If you have already experienced the Thrill of Night Running, you’ll understand why people should get out there and try the adventure of running in the dark. Running in low-lights has its challenges that can hurt your confidence during autumn/winter time, but the reward for persuading yourself to go out in the dark is even bigger. Dare venturing out in the dark! Trust us, running at night can be as safe and as comfortable as running in daylight.
If you’re still wondering how this is possible, here’s our top tips for staying safe when running in the dark:
1. Stay alert…
… and use all your senses. Turn off your tunes and be aware of your surroundings. If you’re running in a busy area, be alert to pedestrians and traffic. Always run against the flow of traffic so you can see vehicles coming towards you.
2. Be route wise
Be smart about your route choice. Ease yourself into night running gently with some easy well-lit runs before you brave the trails. Don’t try new routes for the first time in the dark. If you have a new route in mind, recce it in the daylight before running it after dark.
When recceing a new route, try to spot lamp posts or any source of lights around you that will be around you. This will allow you to know what to expect when you’ll run it at night. Indeed, if you go through darker streets, roads or trails, you’ll need to think about being seen and/or see.
3. Be seen
An obvious hazard for night running is the risk of not being seen. Make sure you wear the right gear so people can spot you. If running near traffic it’s essential you are highly visible. There is some fantastic running kit available to keep you safe… It’s all about loud, fluorescent colours, reflective material and flashing lights!
Every year, when Winter time comes, new brands’ ranges drop in stores and most of them will focus on reflectivity. Reflective shorts, tights, short or long sleeves tops or jackets, you’ll find the perfect piece of clothe to match your needs.
Brightly coloured jackets enhanced with reflective strips and details will improve your chance of being seen as well as protecting you from tougher weather. Some running jackets will provide 360 degree reflectivity, while others will only have a few strips. To help you choose the right jacket you also need to consider if you need a water resistant or a waterproof one.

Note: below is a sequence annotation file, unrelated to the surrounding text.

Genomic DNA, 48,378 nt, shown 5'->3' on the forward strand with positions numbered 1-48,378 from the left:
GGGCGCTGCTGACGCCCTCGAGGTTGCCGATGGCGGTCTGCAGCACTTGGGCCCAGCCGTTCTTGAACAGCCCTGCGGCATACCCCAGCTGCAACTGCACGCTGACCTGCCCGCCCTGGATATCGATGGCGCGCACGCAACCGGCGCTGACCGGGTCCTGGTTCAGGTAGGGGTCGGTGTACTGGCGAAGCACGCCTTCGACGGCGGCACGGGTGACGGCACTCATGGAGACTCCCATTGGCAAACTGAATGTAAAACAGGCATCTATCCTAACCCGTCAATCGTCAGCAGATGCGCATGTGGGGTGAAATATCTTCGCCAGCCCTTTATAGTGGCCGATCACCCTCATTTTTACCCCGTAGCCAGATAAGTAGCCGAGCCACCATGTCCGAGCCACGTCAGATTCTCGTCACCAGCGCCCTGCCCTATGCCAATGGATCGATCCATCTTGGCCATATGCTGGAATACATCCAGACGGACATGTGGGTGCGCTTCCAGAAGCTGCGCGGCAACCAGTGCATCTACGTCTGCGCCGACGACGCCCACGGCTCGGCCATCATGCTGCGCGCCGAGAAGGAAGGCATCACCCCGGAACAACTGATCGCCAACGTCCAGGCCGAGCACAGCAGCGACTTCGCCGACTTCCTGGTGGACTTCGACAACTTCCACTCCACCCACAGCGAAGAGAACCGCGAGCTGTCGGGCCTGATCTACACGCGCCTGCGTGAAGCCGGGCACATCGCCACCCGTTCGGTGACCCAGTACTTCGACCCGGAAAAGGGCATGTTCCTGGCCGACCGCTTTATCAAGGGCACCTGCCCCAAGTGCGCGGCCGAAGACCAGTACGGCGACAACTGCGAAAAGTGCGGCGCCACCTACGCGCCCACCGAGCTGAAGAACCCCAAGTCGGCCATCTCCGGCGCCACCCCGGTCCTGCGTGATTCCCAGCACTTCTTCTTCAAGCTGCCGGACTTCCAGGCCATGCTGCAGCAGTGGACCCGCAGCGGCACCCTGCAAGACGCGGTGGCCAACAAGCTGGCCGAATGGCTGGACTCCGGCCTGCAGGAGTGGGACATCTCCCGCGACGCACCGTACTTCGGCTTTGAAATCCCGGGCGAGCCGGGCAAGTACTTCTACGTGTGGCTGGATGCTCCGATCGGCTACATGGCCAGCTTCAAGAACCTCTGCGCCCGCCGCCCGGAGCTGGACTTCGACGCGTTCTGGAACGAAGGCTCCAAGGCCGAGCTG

Reflective Shorts or Tights
Temperatures can still be warm enough to wear shorts in October/November, so you may still want to wear one. Don’t worry, even if the focus is generally on tights during winter time, some brands will design reflective shorts (like Ronhill).
Reflective tights will feature shiny panels around calves and/or quads to light up your runs! Running through winter requires warmer clothes, so you may want to go with a thermal tight.
Hands, heads and ears can suffer with colder weather so it’s important to keep them warm! You can kill two birds with one stone by going for reflective gloves, headbands and hats; not only will they keep you warm, but you’ll also stay visible thanks to their reflective patterns. This is another great way to improve your chances of being seen in dark winter conditions.
This isn’t about transforming yourself into a running Christmas tree! But you can add lights on different part of your body if you already have non-reflective winter kit and you don’t want to invest in new clothes.
For instance, light clips are a great option to consider if you want a small, sturdy and ultra bright light source to add on your clothes, backpacks and bags.
Equally important when out in the dark is being able to see the terrain you are running over. Even if you’re running in a built-up area with street lights, you’ll encounter patches of total darkness, so often it’s safer to pack a head torch.
If you venture off road onto remote trails or rough tracks a good head torch is essential. Head torch technology has improved dramatically over recent years with torches becoming lightweight, brighter and significantly less expensive.
For instance, Petzl offer models featuring ‘Reactive’ lighting technology, meaning they automatically adjust the light intensity to the needs of the user. For example, dimming the beam after your eyes have adjusted to a certain light level. Clever right?
Don’t know how to choose a head torch? Go check our article on this matter.
5.Run with friends or let them know you’re out
If you’re unsure about running alone in the dark make it a sociable run and encourage friends and club mates out.
If you’re more the lone wolf type of runner, you can tell a family member, friend or flatmate where you plan to run and for roughly how long.
Some running watches like Garmin offer a « LiveTrack » option: you can use it so people can follow your position during your run. Don’t worry, you get to choose the persons you want to share your position with (they get an email). This can be seen an « extreme » option, but if it helps you feel better when you get out on your own, it constitutes a good solution!
…your mobile phone and ID just in case of any problems. For the peace of mind, it’s well worth a little bit of extra weight.
That’s it, with a little bit of planning and the right kit you can get out and enjoy the darkness. Remember to stay alert, stay visible and have fun!